and I, with the party under my command, create a diversion, draw off the enemy, and if the chance offered, go in the town. Following out this plan, General Hoke, after a brisk skirmish on Monday, February 1st, drove in the enemy's outpost at Batchelder's creek. The brigade of Hoke, three regiments of Corse, and two of Clingman, crossed the creek and advanced toward the town. The batteries from the Federal works opened upon them, but no assault was ordered. General Pickett reports: There wnot cross Brice's creek to carry out his part of the plan. General Pickett waited one day for him and then retired his forces, and the expedition from which North Carolinians had hoped much, came to an unsuccessful close. In the engagement at Batchelder's creek, Col. H. M. Shaw, of the Eighth North Carolina regiment, was killed. General Clingman said of him that he was equally remarkable for his attention to all the duties of his position, and his courage on the field. The Confederate loss h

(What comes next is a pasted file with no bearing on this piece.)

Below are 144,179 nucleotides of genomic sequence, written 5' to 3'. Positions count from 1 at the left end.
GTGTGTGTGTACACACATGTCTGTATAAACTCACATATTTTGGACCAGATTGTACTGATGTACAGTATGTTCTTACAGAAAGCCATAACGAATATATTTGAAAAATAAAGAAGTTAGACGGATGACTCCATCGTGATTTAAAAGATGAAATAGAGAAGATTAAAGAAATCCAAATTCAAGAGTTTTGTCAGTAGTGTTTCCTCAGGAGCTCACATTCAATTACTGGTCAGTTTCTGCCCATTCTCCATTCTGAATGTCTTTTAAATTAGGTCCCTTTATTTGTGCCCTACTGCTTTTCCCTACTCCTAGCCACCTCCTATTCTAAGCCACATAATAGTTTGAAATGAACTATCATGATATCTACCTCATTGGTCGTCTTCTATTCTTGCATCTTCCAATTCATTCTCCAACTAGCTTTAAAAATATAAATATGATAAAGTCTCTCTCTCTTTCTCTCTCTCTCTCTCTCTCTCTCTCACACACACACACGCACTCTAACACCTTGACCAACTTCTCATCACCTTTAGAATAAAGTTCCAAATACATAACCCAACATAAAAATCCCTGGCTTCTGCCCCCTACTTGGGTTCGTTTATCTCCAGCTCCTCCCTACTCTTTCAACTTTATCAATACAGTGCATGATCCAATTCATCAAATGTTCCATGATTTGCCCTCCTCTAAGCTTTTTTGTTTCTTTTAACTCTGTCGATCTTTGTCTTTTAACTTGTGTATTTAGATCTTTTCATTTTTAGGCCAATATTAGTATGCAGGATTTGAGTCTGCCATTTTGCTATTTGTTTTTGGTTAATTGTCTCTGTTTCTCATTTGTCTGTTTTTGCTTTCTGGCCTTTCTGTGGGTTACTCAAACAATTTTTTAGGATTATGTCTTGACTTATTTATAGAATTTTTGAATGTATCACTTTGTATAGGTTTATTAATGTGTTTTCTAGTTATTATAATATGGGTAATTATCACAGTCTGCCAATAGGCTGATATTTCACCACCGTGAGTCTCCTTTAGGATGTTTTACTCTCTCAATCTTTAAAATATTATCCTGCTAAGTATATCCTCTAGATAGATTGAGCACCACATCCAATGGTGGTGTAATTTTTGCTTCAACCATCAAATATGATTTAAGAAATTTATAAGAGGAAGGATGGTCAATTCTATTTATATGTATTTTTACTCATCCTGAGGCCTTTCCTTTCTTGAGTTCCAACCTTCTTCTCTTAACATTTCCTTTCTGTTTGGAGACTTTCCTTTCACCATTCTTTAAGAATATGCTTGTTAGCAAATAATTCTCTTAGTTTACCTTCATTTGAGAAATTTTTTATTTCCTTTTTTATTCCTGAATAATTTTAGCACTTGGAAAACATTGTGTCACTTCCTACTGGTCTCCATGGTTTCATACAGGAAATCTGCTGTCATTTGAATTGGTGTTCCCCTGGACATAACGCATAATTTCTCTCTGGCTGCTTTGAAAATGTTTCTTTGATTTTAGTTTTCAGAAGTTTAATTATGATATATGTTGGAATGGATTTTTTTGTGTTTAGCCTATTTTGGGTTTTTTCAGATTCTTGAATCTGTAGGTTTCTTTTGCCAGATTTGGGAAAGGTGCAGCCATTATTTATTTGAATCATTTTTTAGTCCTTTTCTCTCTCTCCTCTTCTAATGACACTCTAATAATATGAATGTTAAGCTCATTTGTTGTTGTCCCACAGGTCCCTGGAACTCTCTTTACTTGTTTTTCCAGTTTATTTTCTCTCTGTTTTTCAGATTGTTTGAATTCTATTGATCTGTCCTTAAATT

Southern Historical Society Papers, Volume 33. (ed. Reverend J. William Jones), General Lee at Gettysburg. (search)
t. Colonel John B. Bachelder, the historian of Gettysburg, said there is no question but what a combined attack on Cemetery hill made within an hour, would have been successful. At the end of an hour the troops had been rallied, occupied strong positions, were covered by stone walls, and under the command and magnetic influence of General Hancock, who in the meantime had reached the field, they would, in my opinion, have held the position against any attack from the troops then up. Col. Batchelder states in support of his opinion that there was but one brigade that had not been engaged, Smith's, of Steinwher's division, with not a battery in reserve on Cemetery hill. “The best chance for a successful attack was within the first hour and unquestionably the great mistake of the battle was the failure to follow the Union forces through the town, and attack them before they could reform on Cemetery hill. It was no fault of Early and Rodes and their divisions, that the Cemetery hill